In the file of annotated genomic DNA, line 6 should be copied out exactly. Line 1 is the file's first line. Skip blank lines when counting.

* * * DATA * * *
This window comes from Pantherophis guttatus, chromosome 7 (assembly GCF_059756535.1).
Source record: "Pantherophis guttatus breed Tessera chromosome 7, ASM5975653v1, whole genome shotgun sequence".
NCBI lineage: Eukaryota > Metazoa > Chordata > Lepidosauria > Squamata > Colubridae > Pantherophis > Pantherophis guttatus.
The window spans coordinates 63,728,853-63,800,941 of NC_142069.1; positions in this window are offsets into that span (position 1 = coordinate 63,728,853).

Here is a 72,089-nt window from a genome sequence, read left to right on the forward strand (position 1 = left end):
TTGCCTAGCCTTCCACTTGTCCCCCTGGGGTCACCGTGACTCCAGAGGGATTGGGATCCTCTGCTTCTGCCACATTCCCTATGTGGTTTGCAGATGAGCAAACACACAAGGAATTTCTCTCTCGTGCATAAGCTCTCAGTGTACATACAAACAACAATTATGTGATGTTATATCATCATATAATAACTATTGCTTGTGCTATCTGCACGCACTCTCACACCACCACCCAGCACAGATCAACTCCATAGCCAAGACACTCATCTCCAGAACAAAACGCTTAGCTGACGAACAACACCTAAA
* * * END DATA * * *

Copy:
TTGCCTAGCCTTCCACTTGTCCCCCTGGGGTCACCGTGACTCCAGAGGGATTGGGATCCTCTGCTTCTGCCACATTCCCTATGTGGTTTGCAGATGAGCAAACACACAAGGAATTTCTCTCTCGTGCATAAGCTCTCAGTGTACATACAAACAACAATTATGTGATGTTATATCATCATATAATAACTATTGCTTGTGCTATCTGCACGCACTCTCACACCACCACCCAGCACAGATCAACTCCATAGCCAAGACACTCATCTCCAGAACAAAACGCTTAGCTGACGAACAACACCTAAA